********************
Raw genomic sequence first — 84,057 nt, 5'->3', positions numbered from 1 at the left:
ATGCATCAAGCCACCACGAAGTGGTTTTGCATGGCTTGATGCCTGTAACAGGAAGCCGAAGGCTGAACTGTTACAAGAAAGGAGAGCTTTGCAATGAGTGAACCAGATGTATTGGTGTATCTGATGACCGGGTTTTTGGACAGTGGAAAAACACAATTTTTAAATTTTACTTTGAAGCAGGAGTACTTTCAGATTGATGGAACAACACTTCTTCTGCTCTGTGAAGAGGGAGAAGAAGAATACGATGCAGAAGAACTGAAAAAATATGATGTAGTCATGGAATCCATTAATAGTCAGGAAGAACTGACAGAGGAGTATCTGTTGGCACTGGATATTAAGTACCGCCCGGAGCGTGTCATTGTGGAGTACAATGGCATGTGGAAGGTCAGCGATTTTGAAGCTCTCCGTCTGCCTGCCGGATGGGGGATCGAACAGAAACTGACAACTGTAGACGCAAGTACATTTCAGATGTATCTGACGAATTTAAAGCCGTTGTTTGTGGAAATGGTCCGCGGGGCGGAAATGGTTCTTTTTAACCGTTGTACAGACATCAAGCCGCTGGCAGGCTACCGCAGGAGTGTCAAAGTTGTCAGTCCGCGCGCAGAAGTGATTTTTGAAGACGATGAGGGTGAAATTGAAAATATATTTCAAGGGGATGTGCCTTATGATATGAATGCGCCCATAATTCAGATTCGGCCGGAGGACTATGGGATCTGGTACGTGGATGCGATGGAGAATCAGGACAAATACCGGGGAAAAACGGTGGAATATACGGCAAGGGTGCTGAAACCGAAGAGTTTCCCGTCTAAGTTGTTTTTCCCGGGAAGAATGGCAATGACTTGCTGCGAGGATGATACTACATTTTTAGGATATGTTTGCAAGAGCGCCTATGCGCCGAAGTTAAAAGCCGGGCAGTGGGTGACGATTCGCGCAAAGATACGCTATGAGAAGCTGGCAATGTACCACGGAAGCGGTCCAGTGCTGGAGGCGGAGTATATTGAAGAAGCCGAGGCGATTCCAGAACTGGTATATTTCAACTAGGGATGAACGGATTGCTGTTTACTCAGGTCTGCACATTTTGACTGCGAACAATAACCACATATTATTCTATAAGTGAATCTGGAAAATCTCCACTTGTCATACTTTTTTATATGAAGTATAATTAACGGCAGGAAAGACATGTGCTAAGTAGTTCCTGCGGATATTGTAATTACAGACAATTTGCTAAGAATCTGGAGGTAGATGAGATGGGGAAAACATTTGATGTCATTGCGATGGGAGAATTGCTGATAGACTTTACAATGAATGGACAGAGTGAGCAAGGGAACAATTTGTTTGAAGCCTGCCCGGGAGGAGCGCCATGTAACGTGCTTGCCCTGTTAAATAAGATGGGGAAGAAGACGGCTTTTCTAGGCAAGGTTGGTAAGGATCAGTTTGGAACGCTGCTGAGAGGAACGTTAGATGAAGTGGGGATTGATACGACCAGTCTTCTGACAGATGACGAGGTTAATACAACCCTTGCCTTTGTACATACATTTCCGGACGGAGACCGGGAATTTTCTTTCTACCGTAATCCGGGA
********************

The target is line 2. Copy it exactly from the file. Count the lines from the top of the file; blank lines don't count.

ATGCATCAAGCCACCACGAAGTGGTTTTGCATGGCTTGATGCCTGTAACAGGAAGCCGAAGGCTGAACTGTTACAAGAAAGGAGAGCTTTGCAATGAGTGAACCAGATGTATTGGTGTATCTGATGACCGGGTTTTTGGACAGTGGAAAAACACAATTTTTAAATTTTACTTTGAAGCAGGAGTACTTTCAGATTGATGGAACAACACTTCTTCTGCTCTGTGAAGAGGGAGAAGAAGAATACGATGCAGAAGAACTGAAAAAATATGATGTAGTCATGGAATCCATTAATAGTCAGGAAGAACTGACAGAGGAGTATCTGTTGGCACTGGATATTAAGTACCGCCCGGAGCGTGTCATTGTGGAGTACAATGGCATGTGGAAGGTCAGCGATTTTGAAGCTCTCCGTCTGCCTGCCGGATGGGGGATCGAACAGAAACTGACAACTGTAGACGCAAGTACATTTCAGATGTATCTGACGAATTTAAAGCCGTTGTTTGTGGAAATGGTCCGCGGGGCGGAAATGGTTCTTTTTAACCGTTGTACAGACATCAAGCCGCTGGCAGGCTACCGCAGGAGTGTCAAAGTTGTCAGTCCGCGCGCAGAAGTGATTTTTGAAGACGATGAGGGTGAAATTGAAAATATATTTCAAGGGGATGTGCCTTATGATATGAATGCGCCCATAATTCAGATTCGGCCGGAGGACTATGGGATCTGGTACGTGGATGCGATGGAGAATCAGGACAAATACCGGGGAAAAACGGTGGAATATACGGCAAGGGTGCTGAAACCGAAGAGTTTCCCGTCTAAGTTGTTTTTCCCGGGAAGAATGGCAATGACTTGCTGCGAGGATGATACTACATTTTTAGGATATGTTTGCAAGAGCGCCTATGCGCCGAAGTTAAAAGCCGGGCAGTGGGTGACGATTCGCGCAAAGATACGCTATGAGAAGCTGGCAATGTACCACGGAAGCGGTCCAGTGCTGGAGGCGGAGTATATTGAAGAAGCCGAGGCGATTCCAGAACTGGTATATTTCAACTAGGGATGAACGGATTGCTGTTTACTCAGGTCTGCACATTTTGACTGCGAACAATAACCACATATTATTCTATAAGTGAATCTGGAAAATCTCCACTTGTCATACTTTTTTATATGAAGTATAATTAACGGCAGGAAAGACATGTGCTAAGTAGTTCCTGCGGATATTGTAATTACAGACAATTTGCTAAGAATCTGGAGGTAGATGAGATGGGGAAAACATTTGATGTCATTGCGATGGGAGAATTGCTGATAGACTTTACAATGAATGGACAGAGTGAGCAAGGGAACAATTTGTTTGAAGCCTGCCCGGGAGGAGCGCCATGTAACGTGCTTGCCCTGTTAAATAAGATGGGGAAGAAGACGGCTTTTCTAGGCAAGGTTGGTAAGGATCAGTTTGGAACGCTGCTGAGAGGAACGTTAGATGAAGTGGGGATTGATACGACCAGTCTTCTGACAGATGACGAGGTTAATACAACCCTTGCCTTTGTACATACATTTCCGGACGGAGACCGGGAATTTTCTTTCTACCGTAATCCGGGA